Alone on an empty stage, Gaithersburg High School student Joanna Lum steps into the spotlight. She slowly and evenly recites her lines, in the character of a mother named Keiko, who immigrated to the United States from Japan with her husband and child.

“The Americans would make fun of us, call us FOBs. That means fresh off the boat,” she says. “But we came by plane.”

Lum, 16, plays a main character in Gaithersburg High School’s fall drama production, “Rowing To America: The Immigrant Project.” The production is a set of seven one-act plays about characters who are immigrants and emigrants from different countries, ranging from Europe in the 1870s to modern America.

Lum is herself an immigrant, who came to the United States from Hong Kong with her parents two months ago. She now lives in Rockville.

“Our background is almost the same,” she said of her character, Keiko. “At first I feel like it is a bit hard to get used to new things,” but friends and teachers helped her, Lum said.

Gaithersburg High School drama students rehearse a series of one-act plays at Seneca Valley High in Germantown, Md. on Friday, November 9, 2012. Joanna Lum, 16, portrays Keiko in a short titled 'Homeland.' (Tom Fedor/The Gazette)

Gaithersburg High School Principal Christine Handy-Collins said she wanted the school to perform a play that would include a diverse cast and reflect the school’s own population. One of the play’s strengths, she said, is that it addresses “topics that are inclusive of many nations.”

“We’re hoping the community will embrace it,” she said. “It’s pretty exciting.”

The school’s drama director, Gaithersburg resident Julie Bourque, worked with Handy-Collins to choose the production. Bourque said she was surprised to see almost 50 students try out.

“It’s not a well-known show, so it’s hard to spark that interest,” Bourque said.

The company of about 25 students has been rehearsing in a classroom while their school’s auditorium is under construction. They are preparing to perform the play at Seneca Valley High School in Germantown.

“Kids who are new [to the company] are really into it,” she said. “We have kids who got off books a lot faster than I thought they would, and really embraced their roles.”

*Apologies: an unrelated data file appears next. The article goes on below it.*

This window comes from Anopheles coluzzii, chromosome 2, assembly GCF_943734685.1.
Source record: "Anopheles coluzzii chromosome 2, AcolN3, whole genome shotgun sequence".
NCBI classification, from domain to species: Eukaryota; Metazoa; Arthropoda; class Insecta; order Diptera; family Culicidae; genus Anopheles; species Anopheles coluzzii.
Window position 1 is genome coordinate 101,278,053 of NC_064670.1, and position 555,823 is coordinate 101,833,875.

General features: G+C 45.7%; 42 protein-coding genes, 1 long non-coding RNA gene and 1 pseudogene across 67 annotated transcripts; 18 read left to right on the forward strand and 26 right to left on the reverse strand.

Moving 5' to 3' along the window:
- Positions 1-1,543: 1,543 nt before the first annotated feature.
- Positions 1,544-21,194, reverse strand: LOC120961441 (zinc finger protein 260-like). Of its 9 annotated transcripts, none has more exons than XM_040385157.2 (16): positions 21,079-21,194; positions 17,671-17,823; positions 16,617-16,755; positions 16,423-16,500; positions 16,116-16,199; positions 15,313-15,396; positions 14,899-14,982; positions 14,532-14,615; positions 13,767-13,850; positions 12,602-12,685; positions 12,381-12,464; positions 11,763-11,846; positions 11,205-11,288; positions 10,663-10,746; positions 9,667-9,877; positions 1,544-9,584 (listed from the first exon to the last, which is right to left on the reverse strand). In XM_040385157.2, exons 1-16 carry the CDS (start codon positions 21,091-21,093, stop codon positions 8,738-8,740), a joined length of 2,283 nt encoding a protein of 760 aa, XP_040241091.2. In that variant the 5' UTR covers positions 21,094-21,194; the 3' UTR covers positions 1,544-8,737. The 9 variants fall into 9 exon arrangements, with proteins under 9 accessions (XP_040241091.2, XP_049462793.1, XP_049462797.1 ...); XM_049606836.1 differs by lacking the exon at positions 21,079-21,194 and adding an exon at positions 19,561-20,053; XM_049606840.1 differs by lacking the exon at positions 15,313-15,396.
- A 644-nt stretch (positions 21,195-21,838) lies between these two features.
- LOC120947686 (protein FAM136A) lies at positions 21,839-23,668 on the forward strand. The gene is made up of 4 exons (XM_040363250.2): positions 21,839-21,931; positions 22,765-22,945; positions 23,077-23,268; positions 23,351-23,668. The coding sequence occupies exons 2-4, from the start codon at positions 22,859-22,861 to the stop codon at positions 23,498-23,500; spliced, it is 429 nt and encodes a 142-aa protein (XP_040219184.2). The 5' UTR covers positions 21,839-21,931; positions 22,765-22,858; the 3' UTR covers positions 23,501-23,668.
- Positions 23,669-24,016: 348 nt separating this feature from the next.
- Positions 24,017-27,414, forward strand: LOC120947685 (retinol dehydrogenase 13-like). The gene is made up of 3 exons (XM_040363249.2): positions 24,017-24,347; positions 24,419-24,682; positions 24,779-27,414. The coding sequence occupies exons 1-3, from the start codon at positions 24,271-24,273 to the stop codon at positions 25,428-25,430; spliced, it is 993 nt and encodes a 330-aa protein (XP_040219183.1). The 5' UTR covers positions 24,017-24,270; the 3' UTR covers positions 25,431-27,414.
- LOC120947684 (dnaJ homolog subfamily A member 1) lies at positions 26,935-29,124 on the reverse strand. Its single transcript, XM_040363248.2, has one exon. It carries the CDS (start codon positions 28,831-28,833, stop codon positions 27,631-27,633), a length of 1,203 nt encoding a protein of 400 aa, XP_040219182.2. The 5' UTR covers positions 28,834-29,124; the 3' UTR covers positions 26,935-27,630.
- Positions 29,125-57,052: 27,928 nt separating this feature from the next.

One of the new students, 15-year-old Montgomery Village resident Christa Villaviza, said she came to the U.S. from the Philippines four years ago. At a rehearsal at Seneca Valley on Friday night, she said her friends pushed her to try out for debate team and similar clubs that involved public speaking, but she never felt comfortable.

“I wasn’t confident about my accent,” she said.

Now, she is the understudy for three different characters, and said being in the play is “good practice” for her.

Sitting next to Villaviza in the auditorium, Lum said she decided to try out for the play when her ESOL teacher suggested it.

According to Dana Tofig, spokesperson for Montgomery County Public Schools, Gaithersburg has the second highest percentage of students in ESOL classes out of the county’s high schools. More than 10 percent of the school’s 2,008 students were enrolled in ESOL classes for the 2011-12 school year. The school with the highest percentage is Wheaton, with 17.1 percent of its 1,240 students in ESOL. Students in MCPS come from 163 countries and speak 134 languages, according to the school district’s Web site.

“It’s pretty well known that Montgomery County is becoming a much more diverse area,” Tofig said. The county has devoted more resources to ESOL classes in recent years in order to meet student need, he said.

Handy-Collins said Gaithersburg High School has embraced its diversity. Students who graduate from the school often tell her that their college is less diverse than Gaithersburg High School, she said.

“They are shocked to realize that the whole world is not like this,” she said.